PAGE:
When tentative news began to leak, pre-Y2K, that Kiwi director Peter Jackson was making a live-action Lord of the Rings trilogy, legions of longtime LOTR fans (including me — at age 8, The Hobbit was the first novel I finished) were excited, but our enthusiasm was tempered. For one thing, the casting seemed hard to envision (Sean Astin … the kid from The Goonies? Who the heck is Viggo Mortensen?), and some of us still remembered Ralph Bakshi’s 1978 animated Lord of the Rings, which, while cool to see as a kid, was far from a cinematic classic.
J.R.R. Tolkien’s original novels (The Fellowship of the Ring, The Two Towers, and The Return of the King), with their vast and intricate worldbuilding, epic battles, and profusion of wild creatures, had long been deemed unfilmable as live action as they were thought to be too expensive and too technically difficult. So, as news of the production unfolded across the dawn of a new century, we looked forward to the movies while accepting that this Jackson guy (whoever he was) might not pull them off, despite the new and fast-evolving digital tools he and his collaborators had at their disposal.
Then, as the December release date neared for the first film, The Fellowship of the Ring (2001), the attacks of September 11, 2001, indelibly and permanently altered our collective consciousness. In an uncertain and traumatized new world, the success of the films — and even audiences’ desire to see them, given the bitter reality facing the country — was in doubt. The idea that the trilogy would become a global juggernaut and an instant classic that ushered in a new era of fantasy/blockbuster/special effects filmmaking (including groundbreaking motion capture technology via the introduction of Gollum in The Two Towers) was not only unassured, but seemed unlikely.
And yet, 9/11 actually contributed to the trilogy’s astonishing success — which included winning boatloads of Oscars (unheard of for fantasy films then and now). By providing audiences escape, comfort, and an unambiguous moral guidepost for negotiating the complicated feelings the terrorist attacks on the World Trade Center and the Pentagon caused in 2001 and beyond, Jackson’s LOTR became essential to the era.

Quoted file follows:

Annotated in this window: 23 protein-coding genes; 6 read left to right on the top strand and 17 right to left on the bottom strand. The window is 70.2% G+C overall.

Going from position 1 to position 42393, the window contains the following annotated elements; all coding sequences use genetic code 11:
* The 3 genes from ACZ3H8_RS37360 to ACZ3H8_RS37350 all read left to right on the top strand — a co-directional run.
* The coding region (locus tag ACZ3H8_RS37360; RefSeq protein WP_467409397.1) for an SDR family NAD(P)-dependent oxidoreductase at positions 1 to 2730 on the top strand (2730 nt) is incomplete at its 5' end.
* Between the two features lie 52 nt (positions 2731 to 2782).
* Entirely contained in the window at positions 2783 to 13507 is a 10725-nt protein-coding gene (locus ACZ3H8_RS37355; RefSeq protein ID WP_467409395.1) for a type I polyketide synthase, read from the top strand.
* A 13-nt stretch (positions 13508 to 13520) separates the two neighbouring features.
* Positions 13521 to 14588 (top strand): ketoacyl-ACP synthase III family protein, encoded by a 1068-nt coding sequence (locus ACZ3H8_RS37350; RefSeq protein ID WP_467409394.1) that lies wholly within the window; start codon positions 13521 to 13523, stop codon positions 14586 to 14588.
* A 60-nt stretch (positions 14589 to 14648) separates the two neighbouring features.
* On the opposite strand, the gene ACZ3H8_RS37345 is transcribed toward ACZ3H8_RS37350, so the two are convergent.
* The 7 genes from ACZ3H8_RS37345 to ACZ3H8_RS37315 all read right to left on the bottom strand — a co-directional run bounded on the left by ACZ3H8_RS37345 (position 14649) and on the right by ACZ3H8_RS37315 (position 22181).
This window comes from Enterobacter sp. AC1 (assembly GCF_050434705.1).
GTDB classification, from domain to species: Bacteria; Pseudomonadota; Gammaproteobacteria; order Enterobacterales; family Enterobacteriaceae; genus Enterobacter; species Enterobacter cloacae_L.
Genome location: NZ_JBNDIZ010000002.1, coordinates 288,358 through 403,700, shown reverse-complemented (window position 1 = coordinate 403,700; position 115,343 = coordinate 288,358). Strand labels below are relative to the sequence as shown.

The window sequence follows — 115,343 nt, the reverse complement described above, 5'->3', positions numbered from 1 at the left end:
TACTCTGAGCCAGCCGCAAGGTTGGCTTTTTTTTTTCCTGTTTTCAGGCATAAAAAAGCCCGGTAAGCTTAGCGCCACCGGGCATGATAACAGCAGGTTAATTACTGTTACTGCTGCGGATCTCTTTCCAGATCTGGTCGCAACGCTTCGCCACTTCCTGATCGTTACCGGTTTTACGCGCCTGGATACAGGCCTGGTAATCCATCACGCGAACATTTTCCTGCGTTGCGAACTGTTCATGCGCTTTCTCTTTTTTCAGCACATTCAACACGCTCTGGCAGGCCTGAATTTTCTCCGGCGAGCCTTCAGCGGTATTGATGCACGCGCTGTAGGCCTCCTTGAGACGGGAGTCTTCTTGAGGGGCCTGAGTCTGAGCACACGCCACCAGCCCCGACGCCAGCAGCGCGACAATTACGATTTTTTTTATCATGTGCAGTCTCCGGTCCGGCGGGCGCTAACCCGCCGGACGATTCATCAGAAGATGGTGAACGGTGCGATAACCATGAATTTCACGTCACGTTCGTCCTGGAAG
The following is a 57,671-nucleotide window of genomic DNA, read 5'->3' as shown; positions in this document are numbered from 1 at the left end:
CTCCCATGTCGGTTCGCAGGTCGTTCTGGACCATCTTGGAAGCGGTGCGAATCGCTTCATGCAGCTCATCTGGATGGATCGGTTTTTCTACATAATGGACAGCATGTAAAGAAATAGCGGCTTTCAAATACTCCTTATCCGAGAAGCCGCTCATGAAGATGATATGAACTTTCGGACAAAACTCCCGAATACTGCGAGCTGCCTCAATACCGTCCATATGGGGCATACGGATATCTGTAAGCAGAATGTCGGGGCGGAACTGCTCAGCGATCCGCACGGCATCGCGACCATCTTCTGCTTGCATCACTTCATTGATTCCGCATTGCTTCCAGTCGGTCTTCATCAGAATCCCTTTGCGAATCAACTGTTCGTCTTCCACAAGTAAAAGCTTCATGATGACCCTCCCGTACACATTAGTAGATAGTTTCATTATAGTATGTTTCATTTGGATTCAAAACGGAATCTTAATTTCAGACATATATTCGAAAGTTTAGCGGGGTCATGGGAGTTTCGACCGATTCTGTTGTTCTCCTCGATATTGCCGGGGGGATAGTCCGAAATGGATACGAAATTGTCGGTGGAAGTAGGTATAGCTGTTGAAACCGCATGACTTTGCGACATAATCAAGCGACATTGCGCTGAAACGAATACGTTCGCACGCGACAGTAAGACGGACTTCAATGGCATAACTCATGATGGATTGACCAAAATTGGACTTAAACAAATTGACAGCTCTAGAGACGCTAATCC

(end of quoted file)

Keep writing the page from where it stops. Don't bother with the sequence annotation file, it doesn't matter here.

Tolkien’s LOTR stories (which also includes the prelude novel, The Hobbit, published in 1937) are operatic fairy tales set in one of the most elaborately imagined story worlds in all of fiction. The main narrative concerns the quest of a good-hearted Hobbit (Frodo Baggins), who is spurred on by an ancient wizard (Gandalf) to march the One Ring to Rule Them All across Middle-earth and cast it into the fires of Mount Doom, thus saving the world from the powers of darkness that threaten to overwhelm it.
Although Tolkien had served for Britain in WWI and later suffered the German blitzkriegs of England during WWII, he always insisted that his tales were not allegories for contemporary events, despite how neatly they aligned with a world at war and an unambiguous evil — the Axis countries of Germany, Italy, and Japan — attempting to conquer the globe. Still, like any stark morality tale, The Lord of the Rings lends itself well to allegory despite Tolkien’s authorial objections. It certainly did post-9/11, when the distinction between good and evil once again seemed stark and indisputable.
Five months after 9/11, when then-President George W. Bush recast a new Axis of evil, his administration hoped that the Western world would get behind it as unequivocally as it had when facing the original Axis. Initial support for new deployment of American power was robust, but it wasn’t long before Americans were facing a questionable and costly Iraq War, followed by a cascade of War on Terror iniquities that included torture and domestic wiretapping. A fierce anti-war movement arose in response.